"What the pacific islands did was to turn it on its head. They took European activity and incorporated local practices. They saw the original game, didn't like it and adapted it to their own culture, incorporating traditional practices to give the game meaning.

“Trobriand islands were isolated and cricket evolved. There were not many Europeans there to make them stop. No one contested the rise of the local game. It was a way to reject the foreign game, for the society to keep their identity," says Stoddart.

There are similar changes to cricket in another pacific island - Samoa - refashioned as Kirikiti.

Here it evolved differently, not as isolated as the Trobriand Islands, Samoa had German and American presence as well so the British couldn’t keep the game under their hold. Introduced in 1879, it mixed with the politics between Samoan clans and foreign settlers. The protective garbs were left out as an extension of their masculinity, three-sided clubs were used as bats and the duration of the game, particularly with a big number of players, was used as a form of resistance against the concepts of work and time imposed by the Westerners.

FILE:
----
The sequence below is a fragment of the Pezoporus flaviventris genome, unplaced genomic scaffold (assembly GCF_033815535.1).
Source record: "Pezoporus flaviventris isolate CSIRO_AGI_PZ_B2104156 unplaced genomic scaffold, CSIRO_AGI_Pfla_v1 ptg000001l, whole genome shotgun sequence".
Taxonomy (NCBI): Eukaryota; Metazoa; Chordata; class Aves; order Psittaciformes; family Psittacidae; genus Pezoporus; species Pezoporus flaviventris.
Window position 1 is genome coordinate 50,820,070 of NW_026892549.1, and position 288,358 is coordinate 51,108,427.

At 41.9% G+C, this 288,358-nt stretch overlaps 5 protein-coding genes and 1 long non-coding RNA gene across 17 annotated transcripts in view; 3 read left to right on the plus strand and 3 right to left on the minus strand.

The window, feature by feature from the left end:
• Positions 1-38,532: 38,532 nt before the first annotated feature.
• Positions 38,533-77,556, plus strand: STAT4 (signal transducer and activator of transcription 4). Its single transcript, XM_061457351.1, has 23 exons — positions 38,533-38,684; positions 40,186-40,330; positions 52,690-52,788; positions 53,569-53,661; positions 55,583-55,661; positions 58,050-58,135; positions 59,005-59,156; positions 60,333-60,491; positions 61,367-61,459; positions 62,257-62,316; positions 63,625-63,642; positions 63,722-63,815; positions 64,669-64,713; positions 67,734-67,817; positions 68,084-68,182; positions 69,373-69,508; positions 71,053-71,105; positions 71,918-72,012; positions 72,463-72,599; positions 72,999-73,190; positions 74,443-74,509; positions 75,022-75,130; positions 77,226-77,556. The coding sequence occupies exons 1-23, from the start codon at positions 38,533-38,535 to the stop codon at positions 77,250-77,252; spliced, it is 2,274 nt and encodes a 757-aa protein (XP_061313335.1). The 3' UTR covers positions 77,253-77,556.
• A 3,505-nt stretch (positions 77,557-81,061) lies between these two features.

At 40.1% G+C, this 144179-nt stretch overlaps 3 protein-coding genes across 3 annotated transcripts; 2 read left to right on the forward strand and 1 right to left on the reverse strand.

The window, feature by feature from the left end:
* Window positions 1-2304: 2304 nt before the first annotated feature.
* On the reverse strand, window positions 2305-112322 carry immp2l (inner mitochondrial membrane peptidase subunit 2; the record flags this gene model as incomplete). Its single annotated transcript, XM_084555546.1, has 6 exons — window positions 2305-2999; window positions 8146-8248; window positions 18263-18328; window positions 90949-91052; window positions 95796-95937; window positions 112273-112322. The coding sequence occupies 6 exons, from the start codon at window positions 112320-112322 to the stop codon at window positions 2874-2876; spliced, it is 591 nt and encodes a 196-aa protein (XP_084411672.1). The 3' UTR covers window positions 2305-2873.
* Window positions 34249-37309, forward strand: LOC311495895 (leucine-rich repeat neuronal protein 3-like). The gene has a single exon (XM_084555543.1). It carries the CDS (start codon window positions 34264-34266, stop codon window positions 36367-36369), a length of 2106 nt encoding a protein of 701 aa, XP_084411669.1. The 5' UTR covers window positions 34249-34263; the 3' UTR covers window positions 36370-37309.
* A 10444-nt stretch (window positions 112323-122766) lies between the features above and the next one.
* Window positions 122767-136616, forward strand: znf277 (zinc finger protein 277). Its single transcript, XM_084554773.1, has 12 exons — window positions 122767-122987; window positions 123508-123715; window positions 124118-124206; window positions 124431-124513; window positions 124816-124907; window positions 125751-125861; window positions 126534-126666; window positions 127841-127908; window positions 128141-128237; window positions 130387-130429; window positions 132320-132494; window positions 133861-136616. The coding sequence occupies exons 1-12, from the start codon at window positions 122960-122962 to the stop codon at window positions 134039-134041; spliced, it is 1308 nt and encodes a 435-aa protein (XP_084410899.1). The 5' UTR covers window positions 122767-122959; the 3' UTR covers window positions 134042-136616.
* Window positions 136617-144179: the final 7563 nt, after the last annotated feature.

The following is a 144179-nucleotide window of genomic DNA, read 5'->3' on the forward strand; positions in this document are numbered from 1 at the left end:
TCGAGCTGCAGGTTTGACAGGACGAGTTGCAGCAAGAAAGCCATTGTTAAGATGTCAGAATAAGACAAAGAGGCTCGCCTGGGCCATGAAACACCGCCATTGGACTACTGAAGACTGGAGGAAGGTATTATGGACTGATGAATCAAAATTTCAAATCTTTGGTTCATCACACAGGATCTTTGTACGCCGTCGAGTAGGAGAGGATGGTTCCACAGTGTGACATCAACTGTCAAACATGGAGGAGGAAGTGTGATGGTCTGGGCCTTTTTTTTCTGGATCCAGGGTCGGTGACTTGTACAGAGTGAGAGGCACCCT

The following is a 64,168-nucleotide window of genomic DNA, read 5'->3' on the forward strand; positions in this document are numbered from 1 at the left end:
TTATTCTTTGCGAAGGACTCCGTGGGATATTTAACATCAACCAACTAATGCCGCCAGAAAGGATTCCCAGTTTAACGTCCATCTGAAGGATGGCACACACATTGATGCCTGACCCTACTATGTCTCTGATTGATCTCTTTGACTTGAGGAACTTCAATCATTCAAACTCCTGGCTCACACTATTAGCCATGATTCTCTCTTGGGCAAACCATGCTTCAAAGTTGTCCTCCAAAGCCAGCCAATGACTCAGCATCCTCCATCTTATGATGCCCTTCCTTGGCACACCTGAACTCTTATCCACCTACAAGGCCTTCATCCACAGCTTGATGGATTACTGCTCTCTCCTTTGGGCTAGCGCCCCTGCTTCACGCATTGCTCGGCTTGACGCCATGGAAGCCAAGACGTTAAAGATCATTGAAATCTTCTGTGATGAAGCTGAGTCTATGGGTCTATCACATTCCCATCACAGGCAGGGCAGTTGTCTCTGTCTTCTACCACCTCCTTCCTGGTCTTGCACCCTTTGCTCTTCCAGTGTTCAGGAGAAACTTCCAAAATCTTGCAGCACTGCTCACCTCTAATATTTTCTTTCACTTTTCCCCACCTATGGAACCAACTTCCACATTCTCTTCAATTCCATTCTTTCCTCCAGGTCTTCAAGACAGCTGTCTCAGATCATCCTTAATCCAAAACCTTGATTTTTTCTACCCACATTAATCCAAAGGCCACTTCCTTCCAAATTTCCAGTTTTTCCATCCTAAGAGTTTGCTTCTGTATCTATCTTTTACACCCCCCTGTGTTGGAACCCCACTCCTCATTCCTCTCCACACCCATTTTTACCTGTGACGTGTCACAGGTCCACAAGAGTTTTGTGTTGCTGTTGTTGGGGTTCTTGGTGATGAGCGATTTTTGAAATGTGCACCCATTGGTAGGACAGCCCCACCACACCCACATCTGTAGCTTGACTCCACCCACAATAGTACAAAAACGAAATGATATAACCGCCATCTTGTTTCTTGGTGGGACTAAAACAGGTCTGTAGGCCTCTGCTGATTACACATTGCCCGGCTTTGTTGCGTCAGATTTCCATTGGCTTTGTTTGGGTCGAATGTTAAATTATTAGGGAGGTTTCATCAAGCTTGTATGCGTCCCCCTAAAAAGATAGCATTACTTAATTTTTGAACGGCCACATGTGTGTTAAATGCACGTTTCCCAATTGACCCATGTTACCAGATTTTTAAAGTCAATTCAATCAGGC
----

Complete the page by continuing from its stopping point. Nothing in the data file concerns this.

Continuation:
"Cricket has a strange hierarchy and class in the game. There were already some fixed ideas and social structures that led itself into the hierarchy of cricket in Samoa. For example, for a long time people didn't play rugby in the pacific islands because the idea of a Samoan chief being tackled was insulting," says Benjamin Sacks, Research Fellow at University of Western Australia and writer of Cricket, Kirikiti and Imperialism in Samoa.